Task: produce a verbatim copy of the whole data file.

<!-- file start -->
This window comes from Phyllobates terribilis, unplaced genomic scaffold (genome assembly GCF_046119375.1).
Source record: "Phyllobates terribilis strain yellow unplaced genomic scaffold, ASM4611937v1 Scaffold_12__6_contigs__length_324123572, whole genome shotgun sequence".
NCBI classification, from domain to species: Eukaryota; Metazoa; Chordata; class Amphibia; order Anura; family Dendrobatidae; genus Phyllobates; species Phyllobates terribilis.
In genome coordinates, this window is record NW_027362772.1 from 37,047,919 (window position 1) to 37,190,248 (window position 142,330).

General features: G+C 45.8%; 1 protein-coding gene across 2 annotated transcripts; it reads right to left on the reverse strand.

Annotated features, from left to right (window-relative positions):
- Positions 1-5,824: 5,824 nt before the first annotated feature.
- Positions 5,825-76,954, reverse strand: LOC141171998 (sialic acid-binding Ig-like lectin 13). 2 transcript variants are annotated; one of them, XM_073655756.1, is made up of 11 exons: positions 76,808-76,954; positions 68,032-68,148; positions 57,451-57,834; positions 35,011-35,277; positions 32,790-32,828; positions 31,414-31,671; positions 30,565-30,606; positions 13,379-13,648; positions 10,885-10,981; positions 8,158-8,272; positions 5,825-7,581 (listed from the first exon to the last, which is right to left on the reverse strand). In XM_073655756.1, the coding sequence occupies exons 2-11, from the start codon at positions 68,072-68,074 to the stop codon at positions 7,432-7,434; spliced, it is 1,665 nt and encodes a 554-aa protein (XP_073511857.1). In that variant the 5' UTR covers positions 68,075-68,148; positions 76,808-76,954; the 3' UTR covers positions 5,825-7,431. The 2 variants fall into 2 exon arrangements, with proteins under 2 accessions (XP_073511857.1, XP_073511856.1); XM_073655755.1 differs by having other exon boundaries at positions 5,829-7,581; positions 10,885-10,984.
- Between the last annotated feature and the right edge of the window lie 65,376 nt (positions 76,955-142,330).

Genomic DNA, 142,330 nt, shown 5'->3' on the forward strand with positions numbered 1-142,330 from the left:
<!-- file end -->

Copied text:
This window comes from Phyllobates terribilis, unplaced genomic scaffold (genome assembly GCF_046119375.1).
Source record: "Phyllobates terribilis strain yellow unplaced genomic scaffold, ASM4611937v1 Scaffold_12__6_contigs__length_324123572, whole genome shotgun sequence".
NCBI classification, from domain to species: Eukaryota; Metazoa; Chordata; class Amphibia; order Anura; family Dendrobatidae; genus Phyllobates; species Phyllobates terribilis.
In genome coordinates, this window is record NW_027362772.1 from 37,047,919 (window position 1) to 37,190,248 (window position 142,330).

General features: G+C 45.8%; 1 protein-coding gene across 2 annotated transcripts; it reads right to left on the reverse strand.

Annotated features, from left to right (window-relative positions):
- Positions 1-5,824: 5,824 nt before the first annotated feature.
- Positions 5,825-76,954, reverse strand: LOC141171998 (sialic acid-binding Ig-like lectin 13). 2 transcript variants are annotated; one of them, XM_073655756.1, is made up of 11 exons: positions 76,808-76,954; positions 68,032-68,148; positions 57,451-57,834; positions 35,011-35,277; positions 32,790-32,828; positions 31,414-31,671; positions 30,565-30,606; positions 13,379-13,648; positions 10,885-10,981; positions 8,158-8,272; positions 5,825-7,581 (listed from the first exon to the last, which is right to left on the reverse strand). In XM_073655756.1, the coding sequence occupies exons 2-11, from the start codon at positions 68,072-68,074 to the stop codon at positions 7,432-7,434; spliced, it is 1,665 nt and encodes a 554-aa protein (XP_073511857.1). In that variant the 5' UTR covers positions 68,075-68,148; positions 76,808-76,954; the 3' UTR covers positions 5,825-7,431. The 2 variants fall into 2 exon arrangements, with proteins under 2 accessions (XP_073511857.1, XP_073511856.1); XM_073655755.1 differs by having other exon boundaries at positions 5,829-7,581; positions 10,885-10,984.
- Between the last annotated feature and the right edge of the window lie 65,376 nt (positions 76,955-142,330).

Genomic DNA, 142,330 nt, shown 5'->3' on the forward strand with positions numbered 1-142,330 from the left: